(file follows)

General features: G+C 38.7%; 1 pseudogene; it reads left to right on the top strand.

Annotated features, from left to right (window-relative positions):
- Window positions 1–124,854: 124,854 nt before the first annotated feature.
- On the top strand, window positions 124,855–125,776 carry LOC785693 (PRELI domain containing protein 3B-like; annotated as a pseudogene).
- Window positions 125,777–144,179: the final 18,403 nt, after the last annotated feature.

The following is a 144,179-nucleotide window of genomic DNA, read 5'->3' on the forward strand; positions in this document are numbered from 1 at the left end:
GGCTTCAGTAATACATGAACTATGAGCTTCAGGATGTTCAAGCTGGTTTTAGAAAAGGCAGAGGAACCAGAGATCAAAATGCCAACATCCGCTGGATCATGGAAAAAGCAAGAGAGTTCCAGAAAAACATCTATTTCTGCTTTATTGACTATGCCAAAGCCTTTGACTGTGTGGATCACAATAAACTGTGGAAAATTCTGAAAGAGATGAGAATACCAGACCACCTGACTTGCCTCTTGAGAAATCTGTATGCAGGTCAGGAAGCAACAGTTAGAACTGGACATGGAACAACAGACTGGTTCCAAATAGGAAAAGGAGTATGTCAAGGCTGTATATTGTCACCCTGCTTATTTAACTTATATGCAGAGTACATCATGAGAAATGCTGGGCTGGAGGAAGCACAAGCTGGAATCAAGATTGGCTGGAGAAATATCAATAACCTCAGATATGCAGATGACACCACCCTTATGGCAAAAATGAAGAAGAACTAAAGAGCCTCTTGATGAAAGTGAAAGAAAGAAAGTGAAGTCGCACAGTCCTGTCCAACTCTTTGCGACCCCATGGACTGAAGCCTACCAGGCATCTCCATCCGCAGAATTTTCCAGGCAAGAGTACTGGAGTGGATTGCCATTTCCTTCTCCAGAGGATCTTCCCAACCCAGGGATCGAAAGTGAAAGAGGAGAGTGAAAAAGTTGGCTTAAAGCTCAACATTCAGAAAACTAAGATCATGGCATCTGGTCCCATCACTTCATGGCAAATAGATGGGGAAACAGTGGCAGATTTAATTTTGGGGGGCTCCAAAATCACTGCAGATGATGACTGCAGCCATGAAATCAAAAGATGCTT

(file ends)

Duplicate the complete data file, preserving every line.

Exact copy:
General features: G+C 38.7%; 1 pseudogene; it reads left to right on the top strand.

Annotated features, from left to right (window-relative positions):
- Window positions 1–124,854: 124,854 nt before the first annotated feature.
- On the top strand, window positions 124,855–125,776 carry LOC785693 (PRELI domain containing protein 3B-like; annotated as a pseudogene).
- Window positions 125,777–144,179: the final 18,403 nt, after the last annotated feature.

The following is a 144,179-nucleotide window of genomic DNA, read 5'->3' on the forward strand; positions in this document are numbered from 1 at the left end:
GGCTTCAGTAATACATGAACTATGAGCTTCAGGATGTTCAAGCTGGTTTTAGAAAAGGCAGAGGAACCAGAGATCAAAATGCCAACATCCGCTGGATCATGGAAAAAGCAAGAGAGTTCCAGAAAAACATCTATTTCTGCTTTATTGACTATGCCAAAGCCTTTGACTGTGTGGATCACAATAAACTGTGGAAAATTCTGAAAGAGATGAGAATACCAGACCACCTGACTTGCCTCTTGAGAAATCTGTATGCAGGTCAGGAAGCAACAGTTAGAACTGGACATGGAACAACAGACTGGTTCCAAATAGGAAAAGGAGTATGTCAAGGCTGTATATTGTCACCCTGCTTATTTAACTTATATGCAGAGTACATCATGAGAAATGCTGGGCTGGAGGAAGCACAAGCTGGAATCAAGATTGGCTGGAGAAATATCAATAACCTCAGATATGCAGATGACACCACCCTTATGGCAAAAATGAAGAAGAACTAAAGAGCCTCTTGATGAAAGTGAAAGAAAGAAAGTGAAGTCGCACAGTCCTGTCCAACTCTTTGCGACCCCATGGACTGAAGCCTACCAGGCATCTCCATCCGCAGAATTTTCCAGGCAAGAGTACTGGAGTGGATTGCCATTTCCTTCTCCAGAGGATCTTCCCAACCCAGGGATCGAAAGTGAAAGAGGAGAGTGAAAAAGTTGGCTTAAAGCTCAACATTCAGAAAACTAAGATCATGGCATCTGGTCCCATCACTTCATGGCAAATAGATGGGGAAACAGTGGCAGATTTAATTTTGGGGGGCTCCAAAATCACTGCAGATGATGACTGCAGCCATGAAATCAAAAGATGCTT